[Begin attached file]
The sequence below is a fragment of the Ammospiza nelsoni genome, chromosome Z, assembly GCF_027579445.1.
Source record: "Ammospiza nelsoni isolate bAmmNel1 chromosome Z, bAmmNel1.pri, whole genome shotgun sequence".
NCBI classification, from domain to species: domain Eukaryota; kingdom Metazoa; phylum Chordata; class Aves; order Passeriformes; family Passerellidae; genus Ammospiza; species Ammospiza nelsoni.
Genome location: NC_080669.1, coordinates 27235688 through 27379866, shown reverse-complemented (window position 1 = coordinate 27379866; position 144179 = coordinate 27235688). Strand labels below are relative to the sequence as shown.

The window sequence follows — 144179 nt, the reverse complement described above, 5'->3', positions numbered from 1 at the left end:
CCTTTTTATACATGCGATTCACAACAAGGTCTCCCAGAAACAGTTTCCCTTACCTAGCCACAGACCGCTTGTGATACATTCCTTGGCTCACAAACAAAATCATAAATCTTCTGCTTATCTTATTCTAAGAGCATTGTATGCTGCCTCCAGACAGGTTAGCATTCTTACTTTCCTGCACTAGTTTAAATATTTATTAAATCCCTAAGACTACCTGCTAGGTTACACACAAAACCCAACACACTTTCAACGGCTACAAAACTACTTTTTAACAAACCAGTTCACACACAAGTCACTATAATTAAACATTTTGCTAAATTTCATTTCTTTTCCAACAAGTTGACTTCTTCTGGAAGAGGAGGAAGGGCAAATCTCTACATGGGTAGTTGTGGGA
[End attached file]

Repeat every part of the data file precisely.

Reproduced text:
The sequence below is a fragment of the Ammospiza nelsoni genome, chromosome Z, assembly GCF_027579445.1.
Source record: "Ammospiza nelsoni isolate bAmmNel1 chromosome Z, bAmmNel1.pri, whole genome shotgun sequence".
NCBI classification, from domain to species: domain Eukaryota; kingdom Metazoa; phylum Chordata; class Aves; order Passeriformes; family Passerellidae; genus Ammospiza; species Ammospiza nelsoni.
Genome location: NC_080669.1, coordinates 27235688 through 27379866, shown reverse-complemented (window position 1 = coordinate 27379866; position 144179 = coordinate 27235688). Strand labels below are relative to the sequence as shown.

The window sequence follows — 144179 nt, the reverse complement described above, 5'->3', positions numbered from 1 at the left end:
CCTTTTTATACATGCGATTCACAACAAGGTCTCCCAGAAACAGTTTCCCTTACCTAGCCACAGACCGCTTGTGATACATTCCTTGGCTCACAAACAAAATCATAAATCTTCTGCTTATCTTATTCTAAGAGCATTGTATGCTGCCTCCAGACAGGTTAGCATTCTTACTTTCCTGCACTAGTTTAAATATTTATTAAATCCCTAAGACTACCTGCTAGGTTACACACAAAACCCAACACACTTTCAACGGCTACAAAACTACTTTTTAACAAACCAGTTCACACACAAGTCACTATAATTAAACATTTTGCTAAATTTCATTTCTTTTCCAACAAGTTGACTTCTTCTGGAAGAGGAGGAAGGGCAAATCTCTACATGGGTAGTTGTGGGA